GLP Capital Partners has closed on an onshore China income fund backed by a mainland insurer, with the vehicle’s total size including leverage amounting to RMB 4.3 billion ($600 million).
China Income Fund X marks the latest addition to an onshore income fund series first launched by the company in 2020, the asset management arm of Asian warehouse giant GLP said Monday in a release. The fund is seeded with 13 stabilised income-generating industrial park assets with a total leasable area of more than 970,000 square metres (10.4 million square feet) across core markets including Shanghai, Kunshan, Shaoxing, Tianjin, Chongqing, Shenyang and Dalian.
GCP withheld the identity of the Chinese insurer, describing it only as a “leading domestic insurance provider” and a first-time limited partner of the fund manager.
“China’s manufacturing push to strengthen industrial and supply chain resilience has accelerated demand for industrial parks amongst advanced manufacturing firms and we foresee this to be a long-term trend as the industry continues to develop,” said Teresa Zhuge, GCP’s China president. “This successful fundraise and new LP partnership affirms investors’ demand for long-term income generating industrial assets as well as confidence in our asset management capabilities.”
Brushing Off Downgrades
According to GCP, the manufacturing and warehousing logistics parks seeding CIF X serve high-end makers of cars and parts, electronics and electrical appliances, and pharmaceuticals and medical equipment, as well as new industries such as industrial robots and semiconductors.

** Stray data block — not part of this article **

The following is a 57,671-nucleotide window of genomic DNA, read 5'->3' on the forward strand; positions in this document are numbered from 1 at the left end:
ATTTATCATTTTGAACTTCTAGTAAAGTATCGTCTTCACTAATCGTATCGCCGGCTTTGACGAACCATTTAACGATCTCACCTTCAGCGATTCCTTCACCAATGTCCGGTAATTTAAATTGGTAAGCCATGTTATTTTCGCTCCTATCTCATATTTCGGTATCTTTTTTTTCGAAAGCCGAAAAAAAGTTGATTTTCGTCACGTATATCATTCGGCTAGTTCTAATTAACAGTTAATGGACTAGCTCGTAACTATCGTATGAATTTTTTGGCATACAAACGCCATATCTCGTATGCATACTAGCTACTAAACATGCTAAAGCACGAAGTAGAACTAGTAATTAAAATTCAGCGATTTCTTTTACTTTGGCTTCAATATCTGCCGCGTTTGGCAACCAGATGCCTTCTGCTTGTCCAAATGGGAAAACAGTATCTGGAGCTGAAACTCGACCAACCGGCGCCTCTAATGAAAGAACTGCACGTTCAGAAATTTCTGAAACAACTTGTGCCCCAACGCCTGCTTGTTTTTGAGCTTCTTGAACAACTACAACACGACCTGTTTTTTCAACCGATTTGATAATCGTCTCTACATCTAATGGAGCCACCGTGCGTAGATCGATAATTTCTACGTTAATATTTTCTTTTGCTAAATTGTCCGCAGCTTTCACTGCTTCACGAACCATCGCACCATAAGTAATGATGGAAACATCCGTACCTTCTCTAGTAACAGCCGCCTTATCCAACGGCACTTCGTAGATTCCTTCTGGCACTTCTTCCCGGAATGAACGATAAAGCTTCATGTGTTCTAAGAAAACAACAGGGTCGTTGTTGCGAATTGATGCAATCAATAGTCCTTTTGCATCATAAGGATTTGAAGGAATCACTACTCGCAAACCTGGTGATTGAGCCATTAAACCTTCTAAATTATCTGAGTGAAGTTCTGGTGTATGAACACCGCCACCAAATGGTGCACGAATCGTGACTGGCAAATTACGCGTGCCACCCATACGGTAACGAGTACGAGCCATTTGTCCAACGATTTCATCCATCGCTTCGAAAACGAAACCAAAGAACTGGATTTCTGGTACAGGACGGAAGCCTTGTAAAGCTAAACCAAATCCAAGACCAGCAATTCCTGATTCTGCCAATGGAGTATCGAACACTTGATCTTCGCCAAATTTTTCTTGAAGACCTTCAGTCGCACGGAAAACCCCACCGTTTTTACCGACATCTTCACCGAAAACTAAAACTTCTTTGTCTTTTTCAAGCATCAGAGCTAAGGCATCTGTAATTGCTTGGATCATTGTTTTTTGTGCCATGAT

GCP has proved a prodigious fundraiser in 2023, chalking up RMB 15 billion in equity commitments for its China onshore strategies this year despite parent GLP losing its remaining investment-grade ratings from key credit agencies.
On 2 November, the same day that S&P downgraded both GLP and its mainland unit GLP China to junk status, the company voluntarily withdrew from the agency’s credit coverage, citing a “mismatch” between S&P’s methods and the company’s business model.
Fitch Ratings also downgraded GLP to junk territory in October, with Moody’s Investors Service having withdrawn the company’s ratings in 2021 due to insufficient information.
S&P said the company is unlikely to meet its monetisation targets this year and predicted that it could raise a total of $3.9 billion for the full-year 2023. That amount is just over half of S&P’s initial 2023 forecast for GLP of $5 billion to $7 billion in divestments.
GLP had $6.5 billion in short-term maturities at the end of June, more than double its $2.8 billion in short-term debt at the end of 2022 and a sum S&P deemed “sizable” relative to the company’s $2.5 billion cash balance.
Insurance in Tough Times
Mingtiandi reported last month that GLP had sold an office complex in Beijing to a RMB 3.6 billion China income office vehicle anchored by an Asian insurance company.
The firm declined to disclose the name of its backer for that vehicle, but said that the company is a “longstanding partner” and has previously invested in its past strategies.
Top-three mainland insurer China Life is a major shareholder in GLP and has backed a number of the company’s mainland funds, including the RMB 10 billion GLP China Value-Add Venture I in 2018.
In July, five unidentified mainland insurance companies participated in the final closing of GLP Capital Partners’ China Income Fund VII, which raised RMB 2.6 billion in equity commitments. The fund was seeded with RMB 5 billion worth of mainland logistics assets from GLP’s balance sheet.
The industrial specialist has reportedly been in due diligence to sell some of its mainland assets to state-backed China Railways Logistics, after Bloomberg reported in August that the company had put up for sale some $7 billion in Chinese warehouses.